In the first issue of this series, Kitty Pryde settled into the newly refurbished Xavier Institute in Central Park with the rest of the team. Her X-Men responded to an emergency situation at the United Nations headquarters, only to find that a new group of mutants were behind an attack of epic proportions…and their fun is just getting started.
In this issue, we come to find that the group calls themselves the Brotherhood of Evil Mutants. A little to-the-point, but appropriate nonetheless. This group has sparked a species war between the Homo sapiens and Homo superiors. They perform two attacks in 24 hours and take New York City’s mayor as a POW. In the fighting, Logan is captured by the group, but, come on—it’s Logan, so he escapes and tips off the X-Men on the group’s location. Will they get there in time to save the mayor?
There is a lot of negativity in this issue. We knew Homo sapiens were scared of mutants, but now they’re taking things to a whole new level, talking about deporting mutantkind out of the U.S. There is an all too real connection this issue has with the real world, if you know what I mean. I can’t help but find parallels between mutants and minorities, and Rachel Grey says it best in this issue: “State-sponsored racism.” Needless to say, this issue, no, series, no, mere concept is more than relevant. And Guggenheim draws influences from what we see on the news today.
Guggenheim’s script is incredibly fluid. There are no pauses, no confusion, no stumbling through this issue. It’s a smooth, steady ride until the end. Not only is the character interaction natural, but the characters themselves are some of the most sympathetic. Granted, I love the X-Men so I’m a little bit biased, but we can see so much pain in their lives, so much worry, fright, panic—and it’s quite unsettling. But without saying much of anything, the X-Men have got us on their side. Their mission of showing mutants as safe people in the general public has never been so crucial or difficult. With so many forces working against them, I have no idea how they’re going to bounce back from the Brotherhood’s actions, but if anyone can lead them to victory, it’s Kitty Pryde. The whole team is actually acting as a team, and they have their sights set high.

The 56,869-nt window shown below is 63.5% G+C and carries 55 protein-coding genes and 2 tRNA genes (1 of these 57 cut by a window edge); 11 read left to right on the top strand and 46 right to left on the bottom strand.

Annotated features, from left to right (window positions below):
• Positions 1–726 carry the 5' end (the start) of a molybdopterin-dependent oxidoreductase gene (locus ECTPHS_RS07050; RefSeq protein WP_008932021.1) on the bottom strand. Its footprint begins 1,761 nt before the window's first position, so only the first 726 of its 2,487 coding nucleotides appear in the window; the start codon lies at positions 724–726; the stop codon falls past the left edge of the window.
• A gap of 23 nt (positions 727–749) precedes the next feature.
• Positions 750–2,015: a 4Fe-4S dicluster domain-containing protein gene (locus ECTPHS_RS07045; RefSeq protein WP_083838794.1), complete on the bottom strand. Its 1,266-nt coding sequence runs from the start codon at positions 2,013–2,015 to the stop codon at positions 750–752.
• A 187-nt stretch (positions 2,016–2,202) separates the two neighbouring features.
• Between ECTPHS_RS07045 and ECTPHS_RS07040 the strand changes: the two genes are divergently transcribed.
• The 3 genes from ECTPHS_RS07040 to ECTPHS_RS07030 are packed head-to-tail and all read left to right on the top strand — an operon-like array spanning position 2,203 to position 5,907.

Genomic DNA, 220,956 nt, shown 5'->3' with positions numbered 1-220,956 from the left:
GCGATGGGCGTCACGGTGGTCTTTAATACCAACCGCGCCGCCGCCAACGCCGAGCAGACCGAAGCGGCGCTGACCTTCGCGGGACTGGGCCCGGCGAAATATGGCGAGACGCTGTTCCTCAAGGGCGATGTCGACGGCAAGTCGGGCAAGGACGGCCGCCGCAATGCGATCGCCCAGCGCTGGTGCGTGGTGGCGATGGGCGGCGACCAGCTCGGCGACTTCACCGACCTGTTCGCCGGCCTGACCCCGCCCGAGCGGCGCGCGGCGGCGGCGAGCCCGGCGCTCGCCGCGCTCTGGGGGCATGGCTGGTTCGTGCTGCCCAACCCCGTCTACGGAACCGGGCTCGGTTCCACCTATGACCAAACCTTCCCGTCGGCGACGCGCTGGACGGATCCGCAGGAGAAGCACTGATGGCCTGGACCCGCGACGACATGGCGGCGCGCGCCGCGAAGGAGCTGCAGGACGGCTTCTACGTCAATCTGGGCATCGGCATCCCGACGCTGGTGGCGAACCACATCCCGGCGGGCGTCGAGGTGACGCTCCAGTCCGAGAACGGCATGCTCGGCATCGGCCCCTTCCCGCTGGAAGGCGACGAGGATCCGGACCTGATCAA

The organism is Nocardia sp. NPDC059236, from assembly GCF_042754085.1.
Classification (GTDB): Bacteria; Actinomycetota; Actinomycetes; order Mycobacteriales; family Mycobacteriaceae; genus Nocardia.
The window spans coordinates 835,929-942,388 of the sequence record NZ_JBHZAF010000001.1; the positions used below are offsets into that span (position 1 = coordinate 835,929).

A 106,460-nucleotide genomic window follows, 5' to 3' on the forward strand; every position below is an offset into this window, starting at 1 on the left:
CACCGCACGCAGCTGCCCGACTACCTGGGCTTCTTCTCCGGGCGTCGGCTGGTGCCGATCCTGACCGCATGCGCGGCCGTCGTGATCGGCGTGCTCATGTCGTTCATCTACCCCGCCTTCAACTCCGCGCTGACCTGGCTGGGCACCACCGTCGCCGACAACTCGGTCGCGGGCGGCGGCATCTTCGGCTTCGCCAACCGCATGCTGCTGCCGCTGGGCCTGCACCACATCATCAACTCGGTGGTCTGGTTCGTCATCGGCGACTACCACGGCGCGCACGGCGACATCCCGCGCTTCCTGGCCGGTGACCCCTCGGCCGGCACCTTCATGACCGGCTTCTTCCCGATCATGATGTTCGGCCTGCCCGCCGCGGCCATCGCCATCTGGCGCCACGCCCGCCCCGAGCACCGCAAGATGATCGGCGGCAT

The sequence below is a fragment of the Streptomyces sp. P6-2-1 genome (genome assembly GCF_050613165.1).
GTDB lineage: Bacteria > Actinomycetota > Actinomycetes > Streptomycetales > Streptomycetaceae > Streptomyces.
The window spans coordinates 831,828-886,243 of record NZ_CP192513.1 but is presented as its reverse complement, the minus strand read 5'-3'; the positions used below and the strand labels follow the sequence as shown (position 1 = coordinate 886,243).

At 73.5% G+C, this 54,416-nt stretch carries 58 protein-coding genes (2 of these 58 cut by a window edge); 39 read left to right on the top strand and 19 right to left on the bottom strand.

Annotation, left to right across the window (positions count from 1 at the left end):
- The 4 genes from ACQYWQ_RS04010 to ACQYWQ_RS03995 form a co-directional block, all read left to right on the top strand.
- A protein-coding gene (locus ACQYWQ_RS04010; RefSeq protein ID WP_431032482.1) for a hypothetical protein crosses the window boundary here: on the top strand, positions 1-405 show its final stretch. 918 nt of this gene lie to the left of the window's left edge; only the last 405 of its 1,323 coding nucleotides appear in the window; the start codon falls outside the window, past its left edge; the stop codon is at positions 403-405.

Ardian Syaf’s illustrations perfectly fit the tone of the story. The line work is clean for the most part, but using lines for shading makes things look really gritty—which makes perfect sense, especially in the midst of a battle between the X-Men and the Brotherhood. The environment, the backgrounds, are both realistic and detailed, making for a more believable and urgent storyline. We can sense the urgency not only in the script, but in the characters’ actions and surroundings. The entire issue looks really dramatic, especially with Frank Martin’s realistic and generally dark colors.
This is an amazing issue that does a great job of setting up the rest of the series. Even if the Brotherhood is just getting started, so are the X-Men.
Written by: Marc Guggenheim
Illustrated by: Ardian Syaf